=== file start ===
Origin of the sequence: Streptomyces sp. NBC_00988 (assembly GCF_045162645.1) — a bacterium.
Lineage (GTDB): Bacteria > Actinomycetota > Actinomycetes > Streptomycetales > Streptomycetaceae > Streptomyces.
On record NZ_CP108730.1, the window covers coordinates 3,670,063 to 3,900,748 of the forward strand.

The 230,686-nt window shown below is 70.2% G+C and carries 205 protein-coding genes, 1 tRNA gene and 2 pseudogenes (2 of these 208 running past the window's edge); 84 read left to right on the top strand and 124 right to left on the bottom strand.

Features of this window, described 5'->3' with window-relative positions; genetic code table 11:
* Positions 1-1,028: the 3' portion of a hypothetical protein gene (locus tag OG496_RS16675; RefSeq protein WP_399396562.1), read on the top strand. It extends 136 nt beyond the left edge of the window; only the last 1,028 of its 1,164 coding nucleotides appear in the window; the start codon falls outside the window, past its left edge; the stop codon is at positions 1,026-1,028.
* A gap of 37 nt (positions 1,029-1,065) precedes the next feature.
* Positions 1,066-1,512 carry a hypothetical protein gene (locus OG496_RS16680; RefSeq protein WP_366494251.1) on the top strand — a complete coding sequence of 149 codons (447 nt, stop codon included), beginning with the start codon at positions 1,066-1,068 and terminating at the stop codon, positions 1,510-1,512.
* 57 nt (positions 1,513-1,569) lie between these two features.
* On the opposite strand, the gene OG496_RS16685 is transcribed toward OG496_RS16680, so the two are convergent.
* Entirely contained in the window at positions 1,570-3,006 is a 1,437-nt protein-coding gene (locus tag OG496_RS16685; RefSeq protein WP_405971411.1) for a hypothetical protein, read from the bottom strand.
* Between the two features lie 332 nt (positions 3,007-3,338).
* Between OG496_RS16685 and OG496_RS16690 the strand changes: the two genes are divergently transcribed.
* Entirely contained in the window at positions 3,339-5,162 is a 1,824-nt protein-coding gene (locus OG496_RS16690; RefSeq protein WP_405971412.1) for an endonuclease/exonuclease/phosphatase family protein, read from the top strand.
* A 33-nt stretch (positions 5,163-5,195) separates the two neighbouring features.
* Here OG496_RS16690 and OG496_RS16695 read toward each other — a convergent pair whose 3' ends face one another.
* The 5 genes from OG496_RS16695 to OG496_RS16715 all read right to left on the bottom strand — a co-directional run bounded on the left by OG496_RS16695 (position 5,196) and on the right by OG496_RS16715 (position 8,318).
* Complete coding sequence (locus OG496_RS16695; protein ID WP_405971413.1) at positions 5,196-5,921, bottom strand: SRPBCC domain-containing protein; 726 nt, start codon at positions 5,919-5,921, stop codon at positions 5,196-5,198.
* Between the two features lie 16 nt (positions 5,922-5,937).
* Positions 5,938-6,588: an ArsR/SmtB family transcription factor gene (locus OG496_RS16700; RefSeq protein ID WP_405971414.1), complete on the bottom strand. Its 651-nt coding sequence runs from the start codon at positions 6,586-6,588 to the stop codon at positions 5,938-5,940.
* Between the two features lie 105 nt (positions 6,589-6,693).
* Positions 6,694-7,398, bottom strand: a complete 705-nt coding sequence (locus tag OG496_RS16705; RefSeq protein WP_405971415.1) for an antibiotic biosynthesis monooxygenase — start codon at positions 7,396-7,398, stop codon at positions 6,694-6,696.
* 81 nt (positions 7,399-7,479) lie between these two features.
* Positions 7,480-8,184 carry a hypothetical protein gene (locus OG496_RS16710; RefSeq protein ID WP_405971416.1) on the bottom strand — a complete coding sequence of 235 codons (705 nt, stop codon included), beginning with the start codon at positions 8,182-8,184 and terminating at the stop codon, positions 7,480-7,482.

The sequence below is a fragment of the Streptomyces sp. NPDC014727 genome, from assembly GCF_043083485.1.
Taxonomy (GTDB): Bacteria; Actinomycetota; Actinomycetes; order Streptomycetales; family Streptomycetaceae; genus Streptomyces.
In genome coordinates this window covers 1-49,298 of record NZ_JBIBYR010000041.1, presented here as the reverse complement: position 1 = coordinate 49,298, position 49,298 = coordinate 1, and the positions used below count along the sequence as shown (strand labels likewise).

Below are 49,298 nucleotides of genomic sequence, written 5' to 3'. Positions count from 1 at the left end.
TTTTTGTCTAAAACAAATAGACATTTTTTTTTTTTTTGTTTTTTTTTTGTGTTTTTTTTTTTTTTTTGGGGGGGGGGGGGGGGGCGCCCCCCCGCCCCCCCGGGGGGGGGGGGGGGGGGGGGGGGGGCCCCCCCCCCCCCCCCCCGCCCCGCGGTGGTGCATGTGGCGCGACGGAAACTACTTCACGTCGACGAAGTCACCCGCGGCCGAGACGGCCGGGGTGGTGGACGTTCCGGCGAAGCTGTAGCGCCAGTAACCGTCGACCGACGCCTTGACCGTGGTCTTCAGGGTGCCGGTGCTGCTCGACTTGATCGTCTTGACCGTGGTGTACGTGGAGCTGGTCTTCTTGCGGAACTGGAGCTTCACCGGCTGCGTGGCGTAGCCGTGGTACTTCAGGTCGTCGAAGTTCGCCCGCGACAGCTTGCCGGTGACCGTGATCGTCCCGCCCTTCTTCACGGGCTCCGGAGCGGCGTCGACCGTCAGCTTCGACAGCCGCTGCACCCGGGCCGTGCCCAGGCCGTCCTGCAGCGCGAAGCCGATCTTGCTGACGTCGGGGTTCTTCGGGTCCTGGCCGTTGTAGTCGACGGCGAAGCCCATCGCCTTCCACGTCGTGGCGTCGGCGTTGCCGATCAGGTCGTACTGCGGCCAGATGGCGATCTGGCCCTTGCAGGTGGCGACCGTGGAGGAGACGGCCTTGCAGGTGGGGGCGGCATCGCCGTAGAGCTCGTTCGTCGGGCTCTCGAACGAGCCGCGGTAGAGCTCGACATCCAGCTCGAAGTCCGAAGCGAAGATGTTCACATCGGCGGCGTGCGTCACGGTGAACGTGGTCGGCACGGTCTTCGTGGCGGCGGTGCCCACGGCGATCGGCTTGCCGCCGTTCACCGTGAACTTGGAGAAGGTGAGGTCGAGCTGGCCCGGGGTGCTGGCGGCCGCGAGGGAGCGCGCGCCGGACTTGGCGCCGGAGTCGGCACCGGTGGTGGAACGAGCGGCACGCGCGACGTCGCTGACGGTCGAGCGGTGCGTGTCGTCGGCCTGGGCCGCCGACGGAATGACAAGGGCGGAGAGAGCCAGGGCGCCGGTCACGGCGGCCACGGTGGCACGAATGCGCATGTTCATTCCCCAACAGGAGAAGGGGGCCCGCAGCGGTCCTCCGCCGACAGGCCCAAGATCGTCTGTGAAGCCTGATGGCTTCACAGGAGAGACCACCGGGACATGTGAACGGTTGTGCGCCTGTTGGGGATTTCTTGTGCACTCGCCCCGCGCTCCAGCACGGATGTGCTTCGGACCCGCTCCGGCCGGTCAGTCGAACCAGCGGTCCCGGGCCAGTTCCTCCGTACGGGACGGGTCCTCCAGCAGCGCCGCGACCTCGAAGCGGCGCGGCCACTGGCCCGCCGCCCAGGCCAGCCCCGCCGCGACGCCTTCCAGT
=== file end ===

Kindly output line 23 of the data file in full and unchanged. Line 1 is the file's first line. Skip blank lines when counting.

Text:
* 81 nt (positions 7,399-7,479) lie between these two features.